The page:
“The art of medicine,” according to Hippocrates, “has three elements: the disease, the patient and the physician … and the patient must cooperate with the physician in combating the disease.”1 The patient–physician relationship is a symbiotic alliance in which each party contributes to its effectiveness.
But what is the secret ingredient that really forms this encounter between two different human beings into a successful interaction? Empathic engagement in patient care can lead intuitively to a more meaningful interpersonal relationship and, in turn, to more optimal care. No wonder empathy is the most frequently mentioned humanistic dimension of patient care.2
The word “empathy” comes from the Greek word “empatheia,” which means appreciation of another person’s feelings. The English term “empathy” was coined in 1909 by psychologist Edward Bradner Titchener as a translation of the German word “einfühlung,” used for the first time in 1873 by Robert Vischer, an art historian and philosopher who used this word to describe an observer’s feeling elicited by works of art. In 1915 Titchener used the term empathy to convey “understanding” of other human beings, but not until 1918 did Southard describe the significance of empathy in the relationship between a clinician and a patient for facilitating diagnostic outcomes.3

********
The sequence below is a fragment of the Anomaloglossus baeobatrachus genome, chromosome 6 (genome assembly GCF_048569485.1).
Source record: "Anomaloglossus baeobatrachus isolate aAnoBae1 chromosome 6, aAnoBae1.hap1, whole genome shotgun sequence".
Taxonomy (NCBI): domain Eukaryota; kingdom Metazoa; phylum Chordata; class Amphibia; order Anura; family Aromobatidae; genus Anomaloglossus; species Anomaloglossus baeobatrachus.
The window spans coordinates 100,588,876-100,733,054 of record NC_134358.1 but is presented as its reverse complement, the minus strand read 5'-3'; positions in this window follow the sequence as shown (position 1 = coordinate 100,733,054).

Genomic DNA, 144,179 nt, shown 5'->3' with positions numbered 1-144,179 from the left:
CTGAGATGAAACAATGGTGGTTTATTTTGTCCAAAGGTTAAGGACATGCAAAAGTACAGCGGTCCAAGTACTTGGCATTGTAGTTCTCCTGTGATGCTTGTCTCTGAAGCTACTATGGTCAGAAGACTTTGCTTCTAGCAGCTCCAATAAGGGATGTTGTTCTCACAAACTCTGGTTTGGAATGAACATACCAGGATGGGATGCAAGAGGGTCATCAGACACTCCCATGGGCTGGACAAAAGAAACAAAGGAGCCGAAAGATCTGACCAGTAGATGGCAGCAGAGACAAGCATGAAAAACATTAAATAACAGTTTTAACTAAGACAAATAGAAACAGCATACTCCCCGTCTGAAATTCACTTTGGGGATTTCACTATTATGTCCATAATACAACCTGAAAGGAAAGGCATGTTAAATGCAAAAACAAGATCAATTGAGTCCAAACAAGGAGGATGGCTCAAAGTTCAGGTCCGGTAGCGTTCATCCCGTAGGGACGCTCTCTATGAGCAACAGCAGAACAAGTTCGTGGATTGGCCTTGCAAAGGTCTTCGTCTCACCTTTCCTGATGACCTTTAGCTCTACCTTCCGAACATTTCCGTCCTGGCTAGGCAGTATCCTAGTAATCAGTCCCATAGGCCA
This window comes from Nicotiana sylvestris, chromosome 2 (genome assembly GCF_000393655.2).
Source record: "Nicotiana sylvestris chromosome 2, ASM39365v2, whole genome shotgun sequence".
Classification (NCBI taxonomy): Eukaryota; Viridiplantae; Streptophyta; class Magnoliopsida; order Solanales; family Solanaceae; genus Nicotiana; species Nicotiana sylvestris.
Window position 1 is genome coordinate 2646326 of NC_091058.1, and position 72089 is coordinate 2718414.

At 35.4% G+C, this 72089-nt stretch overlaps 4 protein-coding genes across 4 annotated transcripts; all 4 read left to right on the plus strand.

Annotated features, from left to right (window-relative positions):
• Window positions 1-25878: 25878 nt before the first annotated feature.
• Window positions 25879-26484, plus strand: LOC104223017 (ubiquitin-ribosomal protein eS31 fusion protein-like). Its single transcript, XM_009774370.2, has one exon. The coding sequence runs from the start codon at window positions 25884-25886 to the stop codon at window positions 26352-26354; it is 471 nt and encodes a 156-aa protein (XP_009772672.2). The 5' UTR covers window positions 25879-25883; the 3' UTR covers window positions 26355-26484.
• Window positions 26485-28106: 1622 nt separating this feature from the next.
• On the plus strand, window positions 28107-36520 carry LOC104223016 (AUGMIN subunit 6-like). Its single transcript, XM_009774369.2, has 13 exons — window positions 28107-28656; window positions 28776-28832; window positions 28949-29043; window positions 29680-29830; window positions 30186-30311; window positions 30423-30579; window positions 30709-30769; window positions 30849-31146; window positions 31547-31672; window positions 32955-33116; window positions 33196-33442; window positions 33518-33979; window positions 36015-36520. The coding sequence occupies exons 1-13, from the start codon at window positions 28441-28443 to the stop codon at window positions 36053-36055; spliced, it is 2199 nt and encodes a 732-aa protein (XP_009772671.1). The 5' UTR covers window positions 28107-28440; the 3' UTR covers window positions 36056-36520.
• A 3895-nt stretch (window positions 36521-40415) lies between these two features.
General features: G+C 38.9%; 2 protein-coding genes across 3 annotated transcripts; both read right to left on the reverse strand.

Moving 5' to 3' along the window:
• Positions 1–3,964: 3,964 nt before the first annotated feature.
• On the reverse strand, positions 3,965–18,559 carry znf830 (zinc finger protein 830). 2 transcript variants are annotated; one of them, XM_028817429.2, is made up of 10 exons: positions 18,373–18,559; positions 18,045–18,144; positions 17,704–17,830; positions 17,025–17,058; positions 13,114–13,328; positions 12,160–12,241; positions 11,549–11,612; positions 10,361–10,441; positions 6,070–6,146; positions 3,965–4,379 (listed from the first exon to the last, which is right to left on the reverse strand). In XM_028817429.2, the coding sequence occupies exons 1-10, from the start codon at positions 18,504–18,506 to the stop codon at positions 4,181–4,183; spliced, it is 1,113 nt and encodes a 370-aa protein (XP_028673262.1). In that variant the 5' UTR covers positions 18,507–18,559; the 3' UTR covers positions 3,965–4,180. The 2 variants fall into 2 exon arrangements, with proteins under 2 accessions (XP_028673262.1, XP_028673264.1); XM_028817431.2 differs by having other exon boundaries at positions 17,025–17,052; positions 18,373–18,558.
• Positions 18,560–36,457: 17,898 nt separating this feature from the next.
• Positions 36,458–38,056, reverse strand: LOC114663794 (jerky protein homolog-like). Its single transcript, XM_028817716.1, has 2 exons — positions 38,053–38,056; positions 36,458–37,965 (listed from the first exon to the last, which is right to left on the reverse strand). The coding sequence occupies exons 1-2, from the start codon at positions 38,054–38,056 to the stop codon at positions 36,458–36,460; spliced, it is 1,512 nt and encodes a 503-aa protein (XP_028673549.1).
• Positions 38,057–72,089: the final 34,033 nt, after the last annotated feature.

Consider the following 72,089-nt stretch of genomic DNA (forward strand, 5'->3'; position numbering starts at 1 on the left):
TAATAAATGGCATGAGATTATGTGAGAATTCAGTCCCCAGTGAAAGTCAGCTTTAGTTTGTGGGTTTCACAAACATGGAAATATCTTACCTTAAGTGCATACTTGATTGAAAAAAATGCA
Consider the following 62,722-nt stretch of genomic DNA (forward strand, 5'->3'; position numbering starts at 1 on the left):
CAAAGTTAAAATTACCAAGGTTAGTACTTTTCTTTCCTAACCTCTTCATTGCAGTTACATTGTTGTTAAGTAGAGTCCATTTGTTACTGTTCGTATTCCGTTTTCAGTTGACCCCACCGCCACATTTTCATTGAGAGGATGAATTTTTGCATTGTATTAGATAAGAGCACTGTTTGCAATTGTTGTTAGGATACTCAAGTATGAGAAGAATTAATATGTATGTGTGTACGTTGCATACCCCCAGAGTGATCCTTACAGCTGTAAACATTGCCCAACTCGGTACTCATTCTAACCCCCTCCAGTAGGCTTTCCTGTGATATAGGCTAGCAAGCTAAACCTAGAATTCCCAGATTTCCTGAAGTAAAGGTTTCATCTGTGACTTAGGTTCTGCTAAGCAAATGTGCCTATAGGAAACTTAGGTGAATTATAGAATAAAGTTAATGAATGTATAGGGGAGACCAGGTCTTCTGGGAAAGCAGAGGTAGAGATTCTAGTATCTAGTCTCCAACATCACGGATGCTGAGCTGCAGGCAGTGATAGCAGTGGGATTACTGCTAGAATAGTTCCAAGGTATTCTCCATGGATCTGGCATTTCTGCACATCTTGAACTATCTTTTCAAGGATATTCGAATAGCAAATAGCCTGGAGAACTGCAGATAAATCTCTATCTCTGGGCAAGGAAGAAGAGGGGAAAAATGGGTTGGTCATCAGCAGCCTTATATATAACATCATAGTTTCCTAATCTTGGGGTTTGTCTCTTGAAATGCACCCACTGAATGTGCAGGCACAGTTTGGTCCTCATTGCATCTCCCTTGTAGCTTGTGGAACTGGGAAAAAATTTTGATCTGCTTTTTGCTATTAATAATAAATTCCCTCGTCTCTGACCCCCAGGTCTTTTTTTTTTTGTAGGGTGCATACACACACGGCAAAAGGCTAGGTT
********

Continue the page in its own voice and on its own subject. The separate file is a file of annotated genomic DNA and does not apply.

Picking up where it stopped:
Empathy within the context of medical practice has been defined in many ways. For example, empathy in patient care has been characterized as arising “out of a natural desire to care about others.”4 According to Gianakos,5 empathy is “the ability of physicians to imagine that they are the patient who has come to them for help,” and for Greenson6 empathy is “letting a part of you becoming the patient and going through her experience as if you were the patient.”
Considering these descriptions and the role of empathy in patient care, as well as a review of relevant literature, the physician empathy research team at Jefferson Medical College proposed the following definition of empathy in the context of patient care: “Empathy is a predominantly cognitive (rather than an emotional) attribute that involves an understanding (rather than feeling) of experiences, concerns and perspectives of the patient, combined with a capacity to communicate this understanding.”7–9 Cognition, understanding, and communication are the key components in this definition of empathy.
Cognition is the dimension that distinguishes empathy from sympathy. The former is predominantly a cognitive attribute, and the latter is predominantly an affective attribute. This distinction is important in the context of patient care because of the different clinical outcomes of these qualities.10–13 More detailed explanation for the distinction between cognition and affect and their impact on patient outcomes has been given elsewhere.3 When experiencing empathy, individuals are able to disentangle themselves from others’ feelings, whereas individuals experiencing sympathy have difficulty maintaining a sense of whose feelings belong to whom.14 Compassion is the bridge between sympathy and empathy, a combination of the cognitive attribute of empathy and the emotional component of sympathy.3